Birth-weight distributions appear to be heterogeneous and composed of a primary subpopulation and a secondary subpopulation. These may be interpreted as the “normal” subpopulation and the “compromised” subpopulation. The secondary subpopulation accounts for the heavy upper and lower tails of the overall birth weight distribution.
See Figure 1.
The primary (dashed curves) and secondary (dash-dot curves) subpopulation densities for African American (bold curves) and European American (light curves) males. The results for females are similar.
The secondary subpopulation has lower infant mortality at every birth weight compared to the primary subpopulation. This may be attributed to selection due to differential fetal loss. See Figure 2.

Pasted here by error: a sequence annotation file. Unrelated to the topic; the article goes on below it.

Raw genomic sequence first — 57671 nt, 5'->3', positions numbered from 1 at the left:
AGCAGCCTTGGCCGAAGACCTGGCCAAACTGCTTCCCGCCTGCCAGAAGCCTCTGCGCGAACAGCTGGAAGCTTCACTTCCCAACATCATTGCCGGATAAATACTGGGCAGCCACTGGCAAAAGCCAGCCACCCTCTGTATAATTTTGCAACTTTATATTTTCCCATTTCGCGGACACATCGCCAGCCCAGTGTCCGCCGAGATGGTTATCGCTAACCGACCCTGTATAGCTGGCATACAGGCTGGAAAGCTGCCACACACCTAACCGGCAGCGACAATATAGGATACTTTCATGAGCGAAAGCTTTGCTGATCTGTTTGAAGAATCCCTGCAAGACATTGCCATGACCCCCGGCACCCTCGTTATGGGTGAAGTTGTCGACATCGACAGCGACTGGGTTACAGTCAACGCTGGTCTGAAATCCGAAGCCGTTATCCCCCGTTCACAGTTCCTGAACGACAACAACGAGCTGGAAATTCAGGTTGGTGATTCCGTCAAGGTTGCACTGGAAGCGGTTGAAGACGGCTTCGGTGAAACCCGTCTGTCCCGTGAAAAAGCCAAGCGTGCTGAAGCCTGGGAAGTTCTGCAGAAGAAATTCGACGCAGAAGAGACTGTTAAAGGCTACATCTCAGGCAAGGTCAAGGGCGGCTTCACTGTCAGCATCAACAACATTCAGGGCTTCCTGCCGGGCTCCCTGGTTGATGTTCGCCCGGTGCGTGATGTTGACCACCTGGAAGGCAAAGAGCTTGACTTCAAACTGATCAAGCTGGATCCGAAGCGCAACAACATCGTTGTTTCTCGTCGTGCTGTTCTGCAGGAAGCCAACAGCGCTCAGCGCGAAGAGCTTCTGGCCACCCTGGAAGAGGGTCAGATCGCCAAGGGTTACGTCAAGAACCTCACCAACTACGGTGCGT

The primary (dashed curves) and secondary (dash-dot curves) subpopulation-specific infant mortality for African American (bold curves) and European American (light curves) males. The results for females are similar.
Comparisons of African American and European American infant mortality indicate that primary mortality is higher among African American births, whereas secondary mortality is lower among African American births, probably because of heavier fetal loss among African Americans. See Figure 2.
The pediatric paradox is due to the significantly lower secondary mortality at the lower birth weights and the higher proportion of secondary births among African Americans. See Figure 3.
The total birth-weight-specific infant mortality for African American (bold curves) and European American (light curves) males. The confidence intervals are shown as dashed (African American) and dotted (European American) lines.
These results suggest that the health differential between African Americans and European Americans, are significantly underestimated using the standard methods.